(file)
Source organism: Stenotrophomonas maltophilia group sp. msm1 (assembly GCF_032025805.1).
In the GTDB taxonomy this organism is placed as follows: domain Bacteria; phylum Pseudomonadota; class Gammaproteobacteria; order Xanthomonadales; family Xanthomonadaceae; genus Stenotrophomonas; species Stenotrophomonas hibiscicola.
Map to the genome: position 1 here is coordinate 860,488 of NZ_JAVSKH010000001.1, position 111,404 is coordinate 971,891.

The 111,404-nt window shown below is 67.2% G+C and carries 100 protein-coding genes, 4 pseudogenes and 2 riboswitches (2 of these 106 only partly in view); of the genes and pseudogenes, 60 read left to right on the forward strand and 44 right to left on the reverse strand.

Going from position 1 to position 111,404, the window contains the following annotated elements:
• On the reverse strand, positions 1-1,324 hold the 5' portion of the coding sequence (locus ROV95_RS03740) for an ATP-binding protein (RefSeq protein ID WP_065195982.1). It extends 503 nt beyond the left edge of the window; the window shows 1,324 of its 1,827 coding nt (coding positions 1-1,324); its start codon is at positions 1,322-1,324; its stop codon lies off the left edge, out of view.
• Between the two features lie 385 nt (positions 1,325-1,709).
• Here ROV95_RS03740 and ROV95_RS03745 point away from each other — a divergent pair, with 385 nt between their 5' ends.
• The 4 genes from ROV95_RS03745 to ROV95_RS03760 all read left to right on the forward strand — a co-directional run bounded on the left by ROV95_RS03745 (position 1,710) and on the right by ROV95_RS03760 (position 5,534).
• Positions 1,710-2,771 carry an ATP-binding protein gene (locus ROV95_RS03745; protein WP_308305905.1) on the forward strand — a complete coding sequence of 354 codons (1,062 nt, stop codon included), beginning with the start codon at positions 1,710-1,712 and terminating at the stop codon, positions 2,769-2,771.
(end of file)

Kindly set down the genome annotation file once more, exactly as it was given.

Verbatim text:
Source organism: Stenotrophomonas maltophilia group sp. msm1 (assembly GCF_032025805.1).
In the GTDB taxonomy this organism is placed as follows: domain Bacteria; phylum Pseudomonadota; class Gammaproteobacteria; order Xanthomonadales; family Xanthomonadaceae; genus Stenotrophomonas; species Stenotrophomonas hibiscicola.
Map to the genome: position 1 here is coordinate 860,488 of NZ_JAVSKH010000001.1, position 111,404 is coordinate 971,891.

The 111,404-nt window shown below is 67.2% G+C and carries 100 protein-coding genes, 4 pseudogenes and 2 riboswitches (2 of these 106 only partly in view); of the genes and pseudogenes, 60 read left to right on the forward strand and 44 right to left on the reverse strand.

Going from position 1 to position 111,404, the window contains the following annotated elements:
• On the reverse strand, positions 1-1,324 hold the 5' portion of the coding sequence (locus ROV95_RS03740) for an ATP-binding protein (RefSeq protein ID WP_065195982.1). It extends 503 nt beyond the left edge of the window; the window shows 1,324 of its 1,827 coding nt (coding positions 1-1,324); its start codon is at positions 1,322-1,324; its stop codon lies off the left edge, out of view.
• Between the two features lie 385 nt (positions 1,325-1,709).
• Here ROV95_RS03740 and ROV95_RS03745 point away from each other — a divergent pair, with 385 nt between their 5' ends.
• The 4 genes from ROV95_RS03745 to ROV95_RS03760 all read left to right on the forward strand — a co-directional run bounded on the left by ROV95_RS03745 (position 1,710) and on the right by ROV95_RS03760 (position 5,534).
• Positions 1,710-2,771 carry an ATP-binding protein gene (locus ROV95_RS03745; protein WP_308305905.1) on the forward strand — a complete coding sequence of 354 codons (1,062 nt, stop codon included), beginning with the start codon at positions 1,710-1,712 and terminating at the stop codon, positions 2,769-2,771.